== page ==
Greetings once again, fellow ECI&I 833ers.
Today, I’m going to attempt to articulate how theories of knowledge and learning have underpinned my own teaching philosophy and classroom practice.
For starters, I’m going to admit, I haven’t spent much time putting a lot of “deep thought” into my teaching philosophy and its origins. When people ask me to describe my teaching style, I usually say something along the lines of “I’m serious when the situation warrants it but overall I’m quite laid back, sarcastic, and self-deprecating”. Even when I’ve been in situations where teaching philosophies have been discussed (internship seminars, for example), my contributions to the discussion have been as straightforward as the one I just mentioned. That said, maybe it’s time to take another trip down memory lane and look at how I became this self-described laid-back sarcastic/self-deprecating teacher.
I was in the process of my internship 13 years ago and even though the memories have become increasingly distant, I’m fairly certain that my teaching philosophy consisted of something along the lines of:
“I want my students to have fun, learn as much as possible, and both like and respect me!!!!” (the excessive exclamation marks represent my youthful exuberance).
Beyond that, there aren’t many specifics that I can recall from my internship so let’s move on to my first year of “real” teaching. After a year on the sub list I managed to get my first contract teaching elementary core-French (a far cry from my university major of secondary social studies). Since I was on a temporary contract, I knew that I had to do well in order to earn that all-mighty continuing contract. Earning that contract was going to be a difficult task given my total lack of experience teaching both French and elementary students but I was determined to give it my best shot. In my first year, my classroom management strategy was to try to play the nice/fun guy. Surely by being likeable (no lectures here, lectures are boring and I want to be well liked!) the students will appreciate me, fall in line, and we’ll have a grand old time! Swing and a miss. As you can probably predict, I was largely walked all over (by a bunch of students that weren’t even half my size!)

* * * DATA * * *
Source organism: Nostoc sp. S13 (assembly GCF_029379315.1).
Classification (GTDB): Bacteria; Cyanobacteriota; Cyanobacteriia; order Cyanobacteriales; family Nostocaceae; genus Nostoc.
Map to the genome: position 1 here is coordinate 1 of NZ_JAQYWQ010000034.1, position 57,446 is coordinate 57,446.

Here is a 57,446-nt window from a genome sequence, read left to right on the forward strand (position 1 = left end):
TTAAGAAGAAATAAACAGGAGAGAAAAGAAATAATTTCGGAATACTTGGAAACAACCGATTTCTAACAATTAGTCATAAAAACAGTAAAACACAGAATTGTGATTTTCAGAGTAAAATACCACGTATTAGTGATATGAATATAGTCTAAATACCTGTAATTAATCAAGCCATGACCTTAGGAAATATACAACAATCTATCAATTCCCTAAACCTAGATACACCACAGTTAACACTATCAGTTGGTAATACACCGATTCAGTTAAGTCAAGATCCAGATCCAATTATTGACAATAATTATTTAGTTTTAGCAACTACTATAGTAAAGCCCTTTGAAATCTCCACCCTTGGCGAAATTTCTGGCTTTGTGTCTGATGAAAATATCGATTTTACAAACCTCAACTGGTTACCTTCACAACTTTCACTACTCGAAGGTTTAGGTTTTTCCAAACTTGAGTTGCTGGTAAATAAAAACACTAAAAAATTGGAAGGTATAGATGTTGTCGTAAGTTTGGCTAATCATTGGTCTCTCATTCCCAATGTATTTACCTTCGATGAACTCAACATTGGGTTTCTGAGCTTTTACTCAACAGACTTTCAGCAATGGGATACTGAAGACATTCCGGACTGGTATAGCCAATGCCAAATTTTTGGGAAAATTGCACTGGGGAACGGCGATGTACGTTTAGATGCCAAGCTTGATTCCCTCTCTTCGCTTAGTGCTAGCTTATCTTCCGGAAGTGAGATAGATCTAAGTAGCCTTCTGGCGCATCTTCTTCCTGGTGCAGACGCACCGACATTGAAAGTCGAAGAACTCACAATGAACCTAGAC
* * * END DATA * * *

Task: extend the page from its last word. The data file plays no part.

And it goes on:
Somehow, I managed to earn a continuing contract at the end of the year and was kept in that same teaching position. I vowed not to repeat the same mistakes of the previous year. It was at this point where one could make the argument that behaviourism became my dominant “teaching ethos”. I figured that the best way for students to learn (and for me to keep my sanity) would be in a strict, “I say and you do” environment. Lectures, note taking, handouts, and voice raising became commonplace as I fought for my students’ respect. Ertmer and Newby (2013) characterized the learner in a behaviourist environment as being “reactive to conditions in the environment as opposed to taking an active role in discovering the environment” (p. 48) – and I believe that this accurately depicts my classroom during this particular stage of my career.